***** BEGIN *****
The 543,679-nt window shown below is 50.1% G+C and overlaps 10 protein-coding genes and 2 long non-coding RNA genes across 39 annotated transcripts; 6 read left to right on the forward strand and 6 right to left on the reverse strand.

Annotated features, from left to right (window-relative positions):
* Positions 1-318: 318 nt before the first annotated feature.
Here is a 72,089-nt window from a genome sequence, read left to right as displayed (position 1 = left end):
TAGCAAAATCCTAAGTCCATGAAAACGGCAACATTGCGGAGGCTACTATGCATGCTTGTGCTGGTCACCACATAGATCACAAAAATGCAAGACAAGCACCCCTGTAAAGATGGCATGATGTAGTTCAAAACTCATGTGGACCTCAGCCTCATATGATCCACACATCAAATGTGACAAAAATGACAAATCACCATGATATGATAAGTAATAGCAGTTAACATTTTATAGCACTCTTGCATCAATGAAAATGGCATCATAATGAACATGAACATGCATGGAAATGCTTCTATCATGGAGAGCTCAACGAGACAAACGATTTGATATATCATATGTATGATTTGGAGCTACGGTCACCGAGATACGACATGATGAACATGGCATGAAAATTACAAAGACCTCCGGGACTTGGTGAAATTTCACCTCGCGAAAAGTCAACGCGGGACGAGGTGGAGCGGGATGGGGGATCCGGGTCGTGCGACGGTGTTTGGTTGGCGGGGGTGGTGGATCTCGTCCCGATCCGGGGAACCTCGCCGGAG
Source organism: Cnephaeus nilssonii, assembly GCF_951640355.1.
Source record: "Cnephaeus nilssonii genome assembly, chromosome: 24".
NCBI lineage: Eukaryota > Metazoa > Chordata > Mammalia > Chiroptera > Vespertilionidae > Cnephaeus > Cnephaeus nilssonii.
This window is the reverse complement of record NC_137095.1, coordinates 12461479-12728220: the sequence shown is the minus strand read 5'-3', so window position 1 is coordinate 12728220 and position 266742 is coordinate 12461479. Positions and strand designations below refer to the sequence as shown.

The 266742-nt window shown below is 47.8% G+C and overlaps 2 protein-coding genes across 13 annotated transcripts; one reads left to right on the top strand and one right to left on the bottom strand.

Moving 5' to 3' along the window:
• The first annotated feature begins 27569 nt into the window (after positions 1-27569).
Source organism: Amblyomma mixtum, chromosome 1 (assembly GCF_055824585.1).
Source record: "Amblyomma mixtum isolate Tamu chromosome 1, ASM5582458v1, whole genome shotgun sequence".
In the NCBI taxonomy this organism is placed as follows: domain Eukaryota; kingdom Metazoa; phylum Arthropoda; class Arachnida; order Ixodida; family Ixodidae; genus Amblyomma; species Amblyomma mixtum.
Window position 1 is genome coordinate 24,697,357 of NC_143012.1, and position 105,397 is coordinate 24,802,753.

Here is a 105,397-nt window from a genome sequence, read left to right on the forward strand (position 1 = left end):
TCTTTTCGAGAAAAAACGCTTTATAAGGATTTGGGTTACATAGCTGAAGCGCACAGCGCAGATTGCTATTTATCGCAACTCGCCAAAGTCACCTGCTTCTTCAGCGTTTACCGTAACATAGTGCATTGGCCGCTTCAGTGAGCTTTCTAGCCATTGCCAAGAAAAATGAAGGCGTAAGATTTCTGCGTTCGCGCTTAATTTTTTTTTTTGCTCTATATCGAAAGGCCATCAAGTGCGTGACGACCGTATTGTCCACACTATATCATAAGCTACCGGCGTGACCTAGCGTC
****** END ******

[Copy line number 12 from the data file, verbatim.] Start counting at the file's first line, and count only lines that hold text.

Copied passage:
• The first annotated feature begins 27569 nt into the window (after positions 1-27569).